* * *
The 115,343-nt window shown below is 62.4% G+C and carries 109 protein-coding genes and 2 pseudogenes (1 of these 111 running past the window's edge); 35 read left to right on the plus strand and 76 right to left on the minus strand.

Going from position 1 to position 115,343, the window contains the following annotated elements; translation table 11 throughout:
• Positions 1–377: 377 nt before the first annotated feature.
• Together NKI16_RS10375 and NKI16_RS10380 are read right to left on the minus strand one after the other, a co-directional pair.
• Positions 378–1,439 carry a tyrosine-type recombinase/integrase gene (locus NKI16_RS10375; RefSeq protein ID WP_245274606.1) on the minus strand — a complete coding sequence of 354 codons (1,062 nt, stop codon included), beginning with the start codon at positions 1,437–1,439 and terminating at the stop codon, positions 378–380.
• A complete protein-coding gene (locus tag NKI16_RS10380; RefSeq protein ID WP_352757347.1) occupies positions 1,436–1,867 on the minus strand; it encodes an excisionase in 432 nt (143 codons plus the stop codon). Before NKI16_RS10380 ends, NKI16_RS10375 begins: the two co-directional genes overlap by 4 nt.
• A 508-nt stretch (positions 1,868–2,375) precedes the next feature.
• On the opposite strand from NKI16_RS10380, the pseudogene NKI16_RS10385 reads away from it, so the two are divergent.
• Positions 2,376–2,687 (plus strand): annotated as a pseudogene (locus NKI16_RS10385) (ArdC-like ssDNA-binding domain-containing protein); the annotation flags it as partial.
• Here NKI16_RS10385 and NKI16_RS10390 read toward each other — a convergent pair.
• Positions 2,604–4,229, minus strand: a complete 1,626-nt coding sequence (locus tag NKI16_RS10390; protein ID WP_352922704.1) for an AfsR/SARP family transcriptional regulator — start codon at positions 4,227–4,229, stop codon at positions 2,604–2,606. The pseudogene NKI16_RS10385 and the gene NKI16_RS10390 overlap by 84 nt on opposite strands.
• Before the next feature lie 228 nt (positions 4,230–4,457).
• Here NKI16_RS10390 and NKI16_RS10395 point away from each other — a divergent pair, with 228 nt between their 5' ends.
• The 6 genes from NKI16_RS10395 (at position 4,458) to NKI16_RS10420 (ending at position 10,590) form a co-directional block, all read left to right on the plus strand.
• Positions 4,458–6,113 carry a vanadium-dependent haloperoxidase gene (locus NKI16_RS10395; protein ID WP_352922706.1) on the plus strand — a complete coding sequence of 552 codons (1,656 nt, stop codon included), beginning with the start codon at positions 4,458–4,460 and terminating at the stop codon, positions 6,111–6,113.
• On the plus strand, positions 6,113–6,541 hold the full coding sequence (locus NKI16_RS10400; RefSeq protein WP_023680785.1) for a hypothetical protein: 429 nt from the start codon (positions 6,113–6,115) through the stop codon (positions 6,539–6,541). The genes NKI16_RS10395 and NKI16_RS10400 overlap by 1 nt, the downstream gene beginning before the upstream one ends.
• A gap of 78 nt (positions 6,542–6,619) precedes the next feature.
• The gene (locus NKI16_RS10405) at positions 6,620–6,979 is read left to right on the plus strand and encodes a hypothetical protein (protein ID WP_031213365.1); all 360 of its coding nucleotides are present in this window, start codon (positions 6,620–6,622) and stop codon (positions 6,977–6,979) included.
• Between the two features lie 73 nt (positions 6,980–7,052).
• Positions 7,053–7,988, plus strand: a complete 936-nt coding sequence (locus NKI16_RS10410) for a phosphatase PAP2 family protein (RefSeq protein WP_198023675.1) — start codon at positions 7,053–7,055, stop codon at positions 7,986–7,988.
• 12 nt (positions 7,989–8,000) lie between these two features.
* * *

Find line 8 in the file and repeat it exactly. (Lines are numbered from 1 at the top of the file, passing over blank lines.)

• On the opposite strand from NKI16_RS10380, the pseudogene NKI16_RS10385 reads away from it, so the two are divergent.